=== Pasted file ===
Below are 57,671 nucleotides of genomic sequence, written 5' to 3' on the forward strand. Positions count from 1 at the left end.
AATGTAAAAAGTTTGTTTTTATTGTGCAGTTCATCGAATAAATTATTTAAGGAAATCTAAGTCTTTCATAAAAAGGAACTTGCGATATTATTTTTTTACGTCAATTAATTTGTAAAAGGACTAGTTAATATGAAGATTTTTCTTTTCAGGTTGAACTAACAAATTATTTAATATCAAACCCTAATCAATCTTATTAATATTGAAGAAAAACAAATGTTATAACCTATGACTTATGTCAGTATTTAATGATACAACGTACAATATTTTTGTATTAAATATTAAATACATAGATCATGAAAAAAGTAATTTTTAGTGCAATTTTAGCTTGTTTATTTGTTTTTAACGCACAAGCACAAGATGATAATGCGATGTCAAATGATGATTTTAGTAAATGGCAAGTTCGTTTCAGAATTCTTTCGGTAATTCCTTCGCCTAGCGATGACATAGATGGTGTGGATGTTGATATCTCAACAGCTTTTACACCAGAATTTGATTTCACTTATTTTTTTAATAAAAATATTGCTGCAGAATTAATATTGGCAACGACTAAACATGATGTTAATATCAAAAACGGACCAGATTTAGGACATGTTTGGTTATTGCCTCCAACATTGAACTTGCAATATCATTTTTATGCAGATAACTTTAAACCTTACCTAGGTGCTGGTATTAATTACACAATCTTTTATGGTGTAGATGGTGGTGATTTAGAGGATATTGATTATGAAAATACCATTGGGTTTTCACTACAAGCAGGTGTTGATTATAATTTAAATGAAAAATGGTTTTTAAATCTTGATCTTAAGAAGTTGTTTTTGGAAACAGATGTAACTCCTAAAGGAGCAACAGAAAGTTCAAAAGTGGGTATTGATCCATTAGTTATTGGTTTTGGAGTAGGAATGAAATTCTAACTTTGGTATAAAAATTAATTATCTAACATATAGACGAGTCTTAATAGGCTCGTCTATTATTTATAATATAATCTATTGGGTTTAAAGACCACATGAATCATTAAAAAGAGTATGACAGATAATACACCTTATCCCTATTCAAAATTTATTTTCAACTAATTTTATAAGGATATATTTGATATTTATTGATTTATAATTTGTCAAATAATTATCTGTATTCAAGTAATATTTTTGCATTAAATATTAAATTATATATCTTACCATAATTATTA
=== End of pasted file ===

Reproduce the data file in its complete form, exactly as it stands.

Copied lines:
Below are 57,671 nucleotides of genomic sequence, written 5' to 3' on the forward strand. Positions count from 1 at the left end.
AATGTAAAAAGTTTGTTTTTATTGTGCAGTTCATCGAATAAATTATTTAAGGAAATCTAAGTCTTTCATAAAAAGGAACTTGCGATATTATTTTTTTACGTCAATTAATTTGTAAAAGGACTAGTTAATATGAAGATTTTTCTTTTCAGGTTGAACTAACAAATTATTTAATATCAAACCCTAATCAATCTTATTAATATTGAAGAAAAACAAATGTTATAACCTATGACTTATGTCAGTATTTAATGATACAACGTACAATATTTTTGTATTAAATATTAAATACATAGATCATGAAAAAAGTAATTTTTAGTGCAATTTTAGCTTGTTTATTTGTTTTTAACGCACAAGCACAAGATGATAATGCGATGTCAAATGATGATTTTAGTAAATGGCAAGTTCGTTTCAGAATTCTTTCGGTAATTCCTTCGCCTAGCGATGACATAGATGGTGTGGATGTTGATATCTCAACAGCTTTTACACCAGAATTTGATTTCACTTATTTTTTTAATAAAAATATTGCTGCAGAATTAATATTGGCAACGACTAAACATGATGTTAATATCAAAAACGGACCAGATTTAGGACATGTTTGGTTATTGCCTCCAACATTGAACTTGCAATATCATTTTTATGCAGATAACTTTAAACCTTACCTAGGTGCTGGTATTAATTACACAATCTTTTATGGTGTAGATGGTGGTGATTTAGAGGATATTGATTATGAAAATACCATTGGGTTTTCACTACAAGCAGGTGTTGATTATAATTTAAATGAAAAATGGTTTTTAAATCTTGATCTTAAGAAGTTGTTTTTGGAAACAGATGTAACTCCTAAAGGAGCAACAGAAAGTTCAAAAGTGGGTATTGATCCATTAGTTATTGGTTTTGGAGTAGGAATGAAATTCTAACTTTGGTATAAAAATTAATTATCTAACATATAGACGAGTCTTAATAGGCTCGTCTATTATTTATAATATAATCTATTGGGTTTAAAGACCACATGAATCATTAAAAAGAGTATGACAGATAATACACCTTATCCCTATTCAAAATTTATTTTCAACTAATTTTATAAGGATATATTTGATATTTATTGATTTATAATTTGTCAAATAATTATCTGTATTCAAGTAATATTTTTGCATTAAATATTAAATTATATATCTTACCATAATTATTA